‘Everybody’s struggling.’ EMT shortage impacting many New Jersey communities

EMT staffing is at the center of Toms River’s recent political firestorm. However, staffing is an issue affecting many parts of New Jersey.
News 12 New Jersey previously reported about newly-elected Mayor Dan Rodrick’s plan to not fill the two retiring police captains – and use those funds to hire eight new police EMTs
In a letter to the public written last week, Rodrick wrote, “Residents have been waiting up to 30 minutes for an ambulance to arrive. It’s unacceptable! A rapid response is the difference between life and death.”
Toms River Police Chief Mitch Little counters that argument by saying response times are, on average, nine minutes, which is less than the Ocean County average of 14 minutes, according to state data. In his retort to the mayor’s letter, Little wrote, “Unfortunately, even with extensive recruiting efforts, the pool of EMT applicants has been almost nonexistent for some time, as other agencies are also in need of emergency medical personnel.”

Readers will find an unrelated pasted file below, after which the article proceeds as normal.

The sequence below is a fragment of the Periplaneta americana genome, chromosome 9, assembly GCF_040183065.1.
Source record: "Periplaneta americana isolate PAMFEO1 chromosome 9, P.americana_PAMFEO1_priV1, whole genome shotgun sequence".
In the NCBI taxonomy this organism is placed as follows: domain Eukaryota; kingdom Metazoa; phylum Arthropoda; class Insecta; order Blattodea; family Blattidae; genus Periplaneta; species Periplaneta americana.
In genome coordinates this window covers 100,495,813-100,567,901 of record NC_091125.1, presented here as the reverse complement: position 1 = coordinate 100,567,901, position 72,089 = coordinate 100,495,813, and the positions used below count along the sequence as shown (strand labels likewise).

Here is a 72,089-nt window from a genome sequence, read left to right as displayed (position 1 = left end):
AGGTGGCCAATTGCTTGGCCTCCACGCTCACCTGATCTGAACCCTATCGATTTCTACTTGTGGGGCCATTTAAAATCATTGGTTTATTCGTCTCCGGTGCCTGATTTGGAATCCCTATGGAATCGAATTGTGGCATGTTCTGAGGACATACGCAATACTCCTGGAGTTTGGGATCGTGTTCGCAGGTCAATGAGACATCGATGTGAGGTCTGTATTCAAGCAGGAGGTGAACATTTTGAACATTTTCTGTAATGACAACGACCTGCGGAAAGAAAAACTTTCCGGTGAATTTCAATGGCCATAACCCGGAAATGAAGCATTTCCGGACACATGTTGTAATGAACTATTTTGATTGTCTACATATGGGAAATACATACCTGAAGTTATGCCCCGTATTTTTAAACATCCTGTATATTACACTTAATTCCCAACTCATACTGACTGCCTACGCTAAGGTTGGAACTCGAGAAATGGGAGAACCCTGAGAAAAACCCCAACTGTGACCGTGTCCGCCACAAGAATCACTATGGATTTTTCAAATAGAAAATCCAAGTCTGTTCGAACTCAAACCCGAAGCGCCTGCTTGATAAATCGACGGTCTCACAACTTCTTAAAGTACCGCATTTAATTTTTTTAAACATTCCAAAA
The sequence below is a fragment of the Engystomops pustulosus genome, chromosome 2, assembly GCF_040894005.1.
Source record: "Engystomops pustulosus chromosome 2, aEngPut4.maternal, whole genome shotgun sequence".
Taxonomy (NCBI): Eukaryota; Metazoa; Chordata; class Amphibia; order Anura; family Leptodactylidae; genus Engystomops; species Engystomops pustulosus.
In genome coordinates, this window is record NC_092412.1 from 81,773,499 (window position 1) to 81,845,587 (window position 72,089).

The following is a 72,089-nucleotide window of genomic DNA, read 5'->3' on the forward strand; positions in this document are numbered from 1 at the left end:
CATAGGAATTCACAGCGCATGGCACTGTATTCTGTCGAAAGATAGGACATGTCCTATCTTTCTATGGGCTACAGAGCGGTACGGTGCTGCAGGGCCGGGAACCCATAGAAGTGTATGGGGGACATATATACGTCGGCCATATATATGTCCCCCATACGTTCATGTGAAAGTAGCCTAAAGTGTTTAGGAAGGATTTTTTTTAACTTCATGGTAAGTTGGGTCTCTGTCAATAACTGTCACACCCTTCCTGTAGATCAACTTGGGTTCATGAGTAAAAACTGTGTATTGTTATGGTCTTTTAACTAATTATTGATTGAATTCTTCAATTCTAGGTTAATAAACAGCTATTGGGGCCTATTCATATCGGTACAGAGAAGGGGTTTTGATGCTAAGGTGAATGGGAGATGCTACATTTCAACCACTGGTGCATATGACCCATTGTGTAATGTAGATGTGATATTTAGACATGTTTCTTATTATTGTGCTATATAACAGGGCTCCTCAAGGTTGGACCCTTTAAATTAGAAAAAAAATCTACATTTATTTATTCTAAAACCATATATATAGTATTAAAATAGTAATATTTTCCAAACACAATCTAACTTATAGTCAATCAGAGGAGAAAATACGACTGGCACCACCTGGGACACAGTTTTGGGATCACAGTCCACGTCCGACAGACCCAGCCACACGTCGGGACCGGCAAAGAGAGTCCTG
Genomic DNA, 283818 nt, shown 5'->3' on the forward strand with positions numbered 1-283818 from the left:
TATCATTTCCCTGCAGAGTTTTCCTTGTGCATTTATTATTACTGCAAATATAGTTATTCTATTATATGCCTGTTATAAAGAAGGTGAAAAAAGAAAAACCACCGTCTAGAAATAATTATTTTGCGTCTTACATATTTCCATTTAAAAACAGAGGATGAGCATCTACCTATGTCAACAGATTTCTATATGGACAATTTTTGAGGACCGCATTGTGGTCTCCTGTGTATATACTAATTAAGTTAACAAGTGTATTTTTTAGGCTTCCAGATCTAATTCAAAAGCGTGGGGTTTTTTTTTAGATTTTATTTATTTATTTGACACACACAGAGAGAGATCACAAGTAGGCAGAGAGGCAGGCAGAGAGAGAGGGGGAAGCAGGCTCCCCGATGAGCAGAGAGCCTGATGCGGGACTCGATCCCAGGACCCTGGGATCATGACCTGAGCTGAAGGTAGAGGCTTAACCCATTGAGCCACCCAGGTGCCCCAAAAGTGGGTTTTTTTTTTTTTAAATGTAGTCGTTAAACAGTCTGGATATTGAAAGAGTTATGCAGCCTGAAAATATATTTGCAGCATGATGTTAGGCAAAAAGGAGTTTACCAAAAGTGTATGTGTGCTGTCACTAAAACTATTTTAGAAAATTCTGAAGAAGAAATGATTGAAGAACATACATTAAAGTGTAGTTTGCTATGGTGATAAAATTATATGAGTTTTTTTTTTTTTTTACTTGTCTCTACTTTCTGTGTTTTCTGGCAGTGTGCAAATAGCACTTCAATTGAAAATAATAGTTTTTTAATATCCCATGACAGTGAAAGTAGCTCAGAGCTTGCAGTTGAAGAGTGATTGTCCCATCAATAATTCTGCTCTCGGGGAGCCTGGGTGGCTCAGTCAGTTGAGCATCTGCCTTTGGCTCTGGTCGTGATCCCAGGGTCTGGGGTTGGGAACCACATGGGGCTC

But EMT shortages are on the rise statewide. Asbury Park Fire and EMS Chief Kevin Keddy says low salaries, long training hours and high turnover rates lead to shortages, which could lead to longer response times.
“Everybody’s struggling. Even the towns that are hiring people, they’re having issues maintaining staff or retention,” said Keddy. “I think with social economic issues, people don’t have the time for that. There’s just less volunteering today and that creates a problem. So, towns more and more are hiring people to do this work full time.”
Paula Weiler, president of the EMS Council of New Jersey, says some ways to fix the shortages include establishing and expanding training funds to train and retain EMTs; establishing loan policies for EMT training; and establishing tax incentives for volunteer EMTs.